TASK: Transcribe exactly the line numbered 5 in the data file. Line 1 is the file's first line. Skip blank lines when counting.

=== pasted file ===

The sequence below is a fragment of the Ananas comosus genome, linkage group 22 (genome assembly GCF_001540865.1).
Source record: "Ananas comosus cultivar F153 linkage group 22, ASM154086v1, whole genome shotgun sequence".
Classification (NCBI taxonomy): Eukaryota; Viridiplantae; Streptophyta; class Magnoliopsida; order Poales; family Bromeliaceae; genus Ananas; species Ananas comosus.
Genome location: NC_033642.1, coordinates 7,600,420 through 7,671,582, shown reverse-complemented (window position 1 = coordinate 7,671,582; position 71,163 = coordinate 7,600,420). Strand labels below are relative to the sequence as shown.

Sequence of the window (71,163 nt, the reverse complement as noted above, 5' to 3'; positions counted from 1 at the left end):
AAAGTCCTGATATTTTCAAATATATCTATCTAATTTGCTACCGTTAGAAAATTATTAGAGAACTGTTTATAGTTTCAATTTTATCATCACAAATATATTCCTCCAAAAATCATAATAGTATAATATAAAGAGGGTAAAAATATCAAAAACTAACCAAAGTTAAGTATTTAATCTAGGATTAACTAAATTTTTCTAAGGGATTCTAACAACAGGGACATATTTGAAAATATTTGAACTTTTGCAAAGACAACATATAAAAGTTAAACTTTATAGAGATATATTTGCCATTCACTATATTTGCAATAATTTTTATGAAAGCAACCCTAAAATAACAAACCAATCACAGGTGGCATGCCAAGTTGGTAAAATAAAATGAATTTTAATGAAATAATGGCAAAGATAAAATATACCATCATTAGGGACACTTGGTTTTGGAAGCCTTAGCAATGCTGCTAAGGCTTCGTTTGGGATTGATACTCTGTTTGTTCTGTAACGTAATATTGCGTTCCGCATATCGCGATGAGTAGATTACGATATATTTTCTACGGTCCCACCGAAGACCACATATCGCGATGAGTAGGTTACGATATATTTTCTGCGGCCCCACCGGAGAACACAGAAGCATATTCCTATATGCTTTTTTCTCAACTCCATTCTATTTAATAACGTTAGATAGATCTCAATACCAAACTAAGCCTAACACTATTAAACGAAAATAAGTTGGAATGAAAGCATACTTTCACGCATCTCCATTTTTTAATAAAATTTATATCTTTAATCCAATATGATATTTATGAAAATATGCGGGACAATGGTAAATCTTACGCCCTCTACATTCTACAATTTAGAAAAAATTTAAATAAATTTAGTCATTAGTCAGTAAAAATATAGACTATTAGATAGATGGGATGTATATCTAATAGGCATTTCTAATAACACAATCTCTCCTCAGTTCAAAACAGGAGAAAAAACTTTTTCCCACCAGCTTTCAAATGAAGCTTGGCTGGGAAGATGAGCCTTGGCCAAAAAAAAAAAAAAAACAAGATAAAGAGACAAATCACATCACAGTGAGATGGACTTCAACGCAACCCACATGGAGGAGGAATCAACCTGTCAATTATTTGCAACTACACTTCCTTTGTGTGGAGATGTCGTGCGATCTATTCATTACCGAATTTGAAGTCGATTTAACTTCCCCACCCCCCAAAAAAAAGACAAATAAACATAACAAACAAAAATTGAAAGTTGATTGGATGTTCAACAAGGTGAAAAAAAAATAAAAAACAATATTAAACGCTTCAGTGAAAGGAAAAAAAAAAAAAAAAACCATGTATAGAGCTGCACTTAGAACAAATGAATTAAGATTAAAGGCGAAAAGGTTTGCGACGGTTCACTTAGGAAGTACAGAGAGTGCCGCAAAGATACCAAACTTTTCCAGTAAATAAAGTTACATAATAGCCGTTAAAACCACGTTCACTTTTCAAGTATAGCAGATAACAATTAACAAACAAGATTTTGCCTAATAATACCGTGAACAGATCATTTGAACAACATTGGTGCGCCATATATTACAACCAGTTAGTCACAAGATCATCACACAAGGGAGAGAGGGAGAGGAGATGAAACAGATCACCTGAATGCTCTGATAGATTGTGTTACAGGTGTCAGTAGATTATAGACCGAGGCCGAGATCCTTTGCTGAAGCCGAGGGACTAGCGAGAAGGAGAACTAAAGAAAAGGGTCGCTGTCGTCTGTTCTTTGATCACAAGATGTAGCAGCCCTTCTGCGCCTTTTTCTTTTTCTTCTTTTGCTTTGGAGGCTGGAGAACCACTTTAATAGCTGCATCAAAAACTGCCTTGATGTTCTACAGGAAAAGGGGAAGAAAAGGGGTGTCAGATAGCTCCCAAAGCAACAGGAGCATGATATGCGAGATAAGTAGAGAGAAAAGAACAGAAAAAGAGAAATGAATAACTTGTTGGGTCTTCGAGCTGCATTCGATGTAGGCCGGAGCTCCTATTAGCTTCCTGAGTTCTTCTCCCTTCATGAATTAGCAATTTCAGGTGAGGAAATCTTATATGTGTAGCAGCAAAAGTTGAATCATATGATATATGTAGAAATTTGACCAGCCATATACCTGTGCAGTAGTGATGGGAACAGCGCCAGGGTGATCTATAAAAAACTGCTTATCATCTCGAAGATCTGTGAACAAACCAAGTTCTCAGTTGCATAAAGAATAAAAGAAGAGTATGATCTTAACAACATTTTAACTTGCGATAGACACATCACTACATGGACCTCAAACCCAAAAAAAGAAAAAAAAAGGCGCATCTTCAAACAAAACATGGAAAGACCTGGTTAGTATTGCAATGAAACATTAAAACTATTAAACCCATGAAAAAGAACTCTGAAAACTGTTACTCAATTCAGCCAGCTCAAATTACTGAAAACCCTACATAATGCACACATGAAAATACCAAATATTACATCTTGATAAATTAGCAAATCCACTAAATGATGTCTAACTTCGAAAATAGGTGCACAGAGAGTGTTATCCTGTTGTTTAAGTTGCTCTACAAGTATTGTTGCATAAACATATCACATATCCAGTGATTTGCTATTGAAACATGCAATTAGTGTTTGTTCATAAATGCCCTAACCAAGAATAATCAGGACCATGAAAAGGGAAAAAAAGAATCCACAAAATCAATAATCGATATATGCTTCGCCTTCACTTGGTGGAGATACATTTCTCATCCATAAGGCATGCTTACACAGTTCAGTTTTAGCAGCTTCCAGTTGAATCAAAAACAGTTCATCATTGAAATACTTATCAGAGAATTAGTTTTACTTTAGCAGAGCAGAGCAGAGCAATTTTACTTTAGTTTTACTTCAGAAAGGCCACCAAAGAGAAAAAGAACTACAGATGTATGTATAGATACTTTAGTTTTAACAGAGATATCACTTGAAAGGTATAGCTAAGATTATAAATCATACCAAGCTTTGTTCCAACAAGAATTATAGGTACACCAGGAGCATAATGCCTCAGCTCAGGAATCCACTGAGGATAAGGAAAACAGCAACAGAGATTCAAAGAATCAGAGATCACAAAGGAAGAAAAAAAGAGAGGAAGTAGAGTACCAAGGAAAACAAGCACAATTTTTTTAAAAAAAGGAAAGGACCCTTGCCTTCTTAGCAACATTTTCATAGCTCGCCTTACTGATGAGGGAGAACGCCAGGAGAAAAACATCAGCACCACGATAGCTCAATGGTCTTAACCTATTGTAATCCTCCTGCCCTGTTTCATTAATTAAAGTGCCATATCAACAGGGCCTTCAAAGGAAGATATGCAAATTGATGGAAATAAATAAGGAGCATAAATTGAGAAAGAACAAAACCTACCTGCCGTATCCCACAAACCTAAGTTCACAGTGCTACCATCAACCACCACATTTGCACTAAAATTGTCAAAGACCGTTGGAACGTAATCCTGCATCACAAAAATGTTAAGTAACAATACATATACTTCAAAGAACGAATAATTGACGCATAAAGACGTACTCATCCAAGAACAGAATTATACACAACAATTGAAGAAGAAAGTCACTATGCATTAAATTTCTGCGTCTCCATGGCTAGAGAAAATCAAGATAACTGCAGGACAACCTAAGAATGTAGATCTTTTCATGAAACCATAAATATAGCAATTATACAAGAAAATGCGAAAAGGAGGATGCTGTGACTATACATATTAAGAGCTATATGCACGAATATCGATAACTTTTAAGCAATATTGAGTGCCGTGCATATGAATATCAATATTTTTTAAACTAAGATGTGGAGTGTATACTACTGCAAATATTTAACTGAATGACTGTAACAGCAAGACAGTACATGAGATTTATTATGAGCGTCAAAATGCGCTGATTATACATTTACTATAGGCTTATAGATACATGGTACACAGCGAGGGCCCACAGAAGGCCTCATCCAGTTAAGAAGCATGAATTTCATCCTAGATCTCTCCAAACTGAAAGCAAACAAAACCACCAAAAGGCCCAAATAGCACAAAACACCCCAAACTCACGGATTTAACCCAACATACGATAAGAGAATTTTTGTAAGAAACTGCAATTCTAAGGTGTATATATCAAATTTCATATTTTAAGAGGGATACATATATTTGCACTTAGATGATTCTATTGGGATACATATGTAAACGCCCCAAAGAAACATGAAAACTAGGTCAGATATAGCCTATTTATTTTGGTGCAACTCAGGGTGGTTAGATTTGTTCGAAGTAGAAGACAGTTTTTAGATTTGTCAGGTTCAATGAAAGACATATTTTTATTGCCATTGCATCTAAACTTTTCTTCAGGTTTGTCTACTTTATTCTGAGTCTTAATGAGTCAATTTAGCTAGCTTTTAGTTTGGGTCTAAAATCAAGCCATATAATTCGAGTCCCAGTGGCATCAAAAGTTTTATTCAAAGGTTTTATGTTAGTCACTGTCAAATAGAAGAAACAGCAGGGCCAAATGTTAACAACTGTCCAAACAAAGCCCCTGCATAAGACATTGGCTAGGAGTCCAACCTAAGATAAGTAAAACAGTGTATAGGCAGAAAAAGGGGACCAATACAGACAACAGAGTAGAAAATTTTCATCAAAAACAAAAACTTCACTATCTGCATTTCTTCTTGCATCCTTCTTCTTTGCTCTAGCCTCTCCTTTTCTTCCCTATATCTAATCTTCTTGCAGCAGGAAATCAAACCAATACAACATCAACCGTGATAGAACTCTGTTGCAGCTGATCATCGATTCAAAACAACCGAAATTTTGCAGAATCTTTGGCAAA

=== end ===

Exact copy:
Sequence of the window (71,163 nt, the reverse complement as noted above, 5' to 3'; positions counted from 1 at the left end):